Poland is worth investing !

Poland is a country with numerous investment assets and development perspectives. Factors which are in favor of investing in this country include geographical, climatic and economic issues such as government grants, EU funds, real estate tax exemption, special economic zones and scholarship programmes. However, the most important advantage is human capital, which, being well-qualified and well-educated is the key to the investment success. For several years, Poland has also focused on the innovative economy development, energy independence and decarbonisation, which are all part of sustainable development and which require intensified and thoughtful investment strategies. That is why technology transfer, energy and automotive industry are so important.
Support in the form of grant
This kind of support is based on a bilateral agreement between the Ministry of Economy and a given investor who is interested in a chosen economy sector. The agreement is subject to precisely defined conditions. The grants are paid out in accordance with the progress in fulfillment of commitments. The investment area is also important. It is due to the fact that support is provided for the sectors which are regarded as the crucial ones. These sectors, amongst others, include: automotive, electronics, aviation, R&D and modern services sectors.
Two main categories of the support for new investments programme can be differentiated, the first one is the creation of new jobs, and the second one is implementation of a new investment. The investors, who create 250 jobs by investing at least PLN 2 million in the sector of innovative services, will receive financial support for creation of new jobs. The amount of subsidy is highly dependent on the number of new jobs and also the number of qualified workers with higher education, as well as from the complexity of the processes performed by a given company.  It is worth investing in the sector of modern services in Poland. Exemptions from taxes are also one of the reasons. The businessmen who create new jobs can be, partially or fully, exempt from the property tax. Partial or full exemption from the tax on motor vehicles is also possible.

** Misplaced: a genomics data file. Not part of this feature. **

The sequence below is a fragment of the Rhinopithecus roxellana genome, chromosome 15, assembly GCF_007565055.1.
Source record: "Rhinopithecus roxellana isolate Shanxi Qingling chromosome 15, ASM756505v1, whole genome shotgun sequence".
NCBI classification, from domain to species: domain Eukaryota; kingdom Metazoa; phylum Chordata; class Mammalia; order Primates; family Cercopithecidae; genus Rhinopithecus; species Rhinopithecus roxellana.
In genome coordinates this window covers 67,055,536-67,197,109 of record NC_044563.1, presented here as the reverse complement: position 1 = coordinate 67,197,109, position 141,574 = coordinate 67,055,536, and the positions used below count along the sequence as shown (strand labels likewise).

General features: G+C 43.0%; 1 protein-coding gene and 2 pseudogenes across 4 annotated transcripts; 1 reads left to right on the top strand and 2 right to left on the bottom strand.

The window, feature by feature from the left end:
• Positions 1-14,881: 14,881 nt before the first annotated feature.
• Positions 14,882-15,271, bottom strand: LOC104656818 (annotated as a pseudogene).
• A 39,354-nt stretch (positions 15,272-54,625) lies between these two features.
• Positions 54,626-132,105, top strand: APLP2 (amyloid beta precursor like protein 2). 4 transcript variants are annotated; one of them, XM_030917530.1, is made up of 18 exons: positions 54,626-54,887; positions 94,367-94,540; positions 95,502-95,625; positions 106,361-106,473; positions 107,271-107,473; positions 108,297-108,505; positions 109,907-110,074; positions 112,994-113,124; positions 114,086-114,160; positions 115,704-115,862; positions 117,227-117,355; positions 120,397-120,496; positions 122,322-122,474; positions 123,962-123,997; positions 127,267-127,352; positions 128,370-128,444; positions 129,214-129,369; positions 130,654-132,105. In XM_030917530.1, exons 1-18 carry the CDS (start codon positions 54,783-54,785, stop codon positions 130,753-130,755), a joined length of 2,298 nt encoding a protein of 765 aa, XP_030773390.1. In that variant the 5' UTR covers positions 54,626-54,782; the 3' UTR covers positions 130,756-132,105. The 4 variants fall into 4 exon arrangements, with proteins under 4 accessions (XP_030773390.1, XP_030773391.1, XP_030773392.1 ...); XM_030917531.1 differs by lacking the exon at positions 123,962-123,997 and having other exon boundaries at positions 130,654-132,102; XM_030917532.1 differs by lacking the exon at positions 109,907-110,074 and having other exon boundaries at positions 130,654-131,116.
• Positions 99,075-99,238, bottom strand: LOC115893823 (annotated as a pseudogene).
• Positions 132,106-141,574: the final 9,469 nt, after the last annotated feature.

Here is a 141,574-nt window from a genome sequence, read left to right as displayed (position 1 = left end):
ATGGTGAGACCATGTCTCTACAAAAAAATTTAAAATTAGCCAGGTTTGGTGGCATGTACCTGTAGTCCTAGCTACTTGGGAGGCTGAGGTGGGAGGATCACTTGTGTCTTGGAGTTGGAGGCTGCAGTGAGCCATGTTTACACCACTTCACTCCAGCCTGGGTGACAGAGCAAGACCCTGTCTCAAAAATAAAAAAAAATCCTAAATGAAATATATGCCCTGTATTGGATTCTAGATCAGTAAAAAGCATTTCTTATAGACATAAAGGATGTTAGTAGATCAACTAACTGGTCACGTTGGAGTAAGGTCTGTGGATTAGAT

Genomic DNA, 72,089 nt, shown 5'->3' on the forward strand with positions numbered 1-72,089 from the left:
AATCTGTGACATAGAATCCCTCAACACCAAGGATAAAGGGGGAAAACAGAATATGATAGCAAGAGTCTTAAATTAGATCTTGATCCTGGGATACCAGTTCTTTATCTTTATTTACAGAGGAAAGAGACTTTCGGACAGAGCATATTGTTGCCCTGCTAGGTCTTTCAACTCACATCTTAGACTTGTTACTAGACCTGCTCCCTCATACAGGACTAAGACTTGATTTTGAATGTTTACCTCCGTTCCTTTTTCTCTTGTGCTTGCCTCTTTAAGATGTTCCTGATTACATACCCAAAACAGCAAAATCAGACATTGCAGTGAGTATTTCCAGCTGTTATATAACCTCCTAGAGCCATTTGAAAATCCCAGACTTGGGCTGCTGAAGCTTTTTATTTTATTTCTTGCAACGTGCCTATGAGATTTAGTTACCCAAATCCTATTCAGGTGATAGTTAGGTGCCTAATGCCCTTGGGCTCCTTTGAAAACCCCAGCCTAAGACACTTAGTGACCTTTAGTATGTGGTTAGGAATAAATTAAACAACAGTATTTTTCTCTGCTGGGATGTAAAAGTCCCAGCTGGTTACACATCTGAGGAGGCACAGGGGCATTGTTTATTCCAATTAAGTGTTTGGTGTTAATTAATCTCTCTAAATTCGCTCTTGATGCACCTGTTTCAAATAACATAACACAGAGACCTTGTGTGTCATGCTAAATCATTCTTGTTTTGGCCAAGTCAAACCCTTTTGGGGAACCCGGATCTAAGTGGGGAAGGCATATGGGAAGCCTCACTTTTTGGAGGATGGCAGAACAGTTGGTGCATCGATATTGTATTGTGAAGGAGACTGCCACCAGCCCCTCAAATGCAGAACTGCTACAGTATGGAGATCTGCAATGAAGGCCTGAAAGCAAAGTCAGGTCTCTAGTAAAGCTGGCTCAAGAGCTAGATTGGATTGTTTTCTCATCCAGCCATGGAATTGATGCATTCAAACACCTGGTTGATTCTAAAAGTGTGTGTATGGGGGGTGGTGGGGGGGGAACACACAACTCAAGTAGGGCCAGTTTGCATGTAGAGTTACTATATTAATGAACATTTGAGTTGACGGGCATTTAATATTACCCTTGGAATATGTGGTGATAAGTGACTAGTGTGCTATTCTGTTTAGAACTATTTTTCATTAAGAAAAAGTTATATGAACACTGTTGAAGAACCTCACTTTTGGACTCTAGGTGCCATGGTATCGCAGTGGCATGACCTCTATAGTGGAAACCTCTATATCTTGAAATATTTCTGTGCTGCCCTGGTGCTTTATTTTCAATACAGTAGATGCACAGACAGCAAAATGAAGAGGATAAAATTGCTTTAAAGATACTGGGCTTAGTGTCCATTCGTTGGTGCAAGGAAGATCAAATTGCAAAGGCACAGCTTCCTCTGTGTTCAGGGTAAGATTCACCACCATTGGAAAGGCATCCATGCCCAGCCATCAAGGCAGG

Support of authorities
Poviat Labour Offices offer considerable support programmes. Amongst other things, they consist in covering costs of training for apprentices and also financing new jobs. Additionally, financing of scholarship programmes or return of expenses on salaries and social insurance is also offered.
Broader range of cooperation.
The Polish regional authorities attract investors by non-financial activities. A good example from the Mazovian region is the support for investors and for development of clusters provided by the Marshall Office. Competitiveness of economy largely depends on research and development and also innovation (R+D+I). Strong emphasis is placed on promoting development of companies, which introduce innovative products and services. Clusters, because of cooperation with their member companies, research institutions, business related institutions, non-governmental institutions and local authorities, are called a catalyst of innovative processes. Cluster structures are to a large extend responsible for growth of innovativeness and improvement of potential capability of knowledge transfer.
For example, the Mazovian clusters like Smart IT, Green Energy, Green Cars and Innovation Cluster – in cooperation with international partners formed the EGTA Platform for the purpose of technology transfer and development of electric automotive industry, renewable energy sources and IT sector. EGTA has a support of public administration bodies like the Ministry of Economy, Marshall Office or PARP (The Polish Agency for Enterprise Development). This shows wide prospects and possibilities for national and international cooperation.
In 2015, residential and agricultural lands were at the top of the investors’ wish list, whereas the interest in the latter is a result of wind and solar farms development. This, however, does not mean that other types of markets are far behind them. Poland is becoming attractive for new groups of investors coming from India, Saudi Arabia and United Arab Emirates.
This is mainly thanks to the fact that Poland is one of the few countries in the European Union which, despite of the weak economic situation in Euro zone, countries recorded economic growth in 2014 and in 2015 and as indicated in NBP report, GDP rate will grow by 3.4 % and 3.6 %. The situation has improved also thanks to high investment activity among national enterprises and the growth of consumer spending. Interestingly, the tax wedge (the deviation from equilibrium price/quantity as a result of a taxation, which results in that the consumers paying more, and suppliers receiving less) in Poland still remains relatively low in comparison to countries of Central and Eastern Europe. Last year’s issue of the “European Attractiveness Survey” prepared by Ernst&Young also mentions Poland as a worth-investing and prospective place in Central and Eastern Europe.
Furthermore, Poland is one of the most attractive markets for investing in real properties. It is due to several factors. Firstly, country is distinguished by dynamic economic growth. Moreover, Poland has a number of investment incentives, such as the access to European funds, which may attract potential investors. Poland is also the largest (among 28 Member States) beneficiary of EU funds. There are governmental programmes focused on providing favourable conditions for entrepreneurship development and promoting foreign investors as important partners in building modern economy.
Start in Poland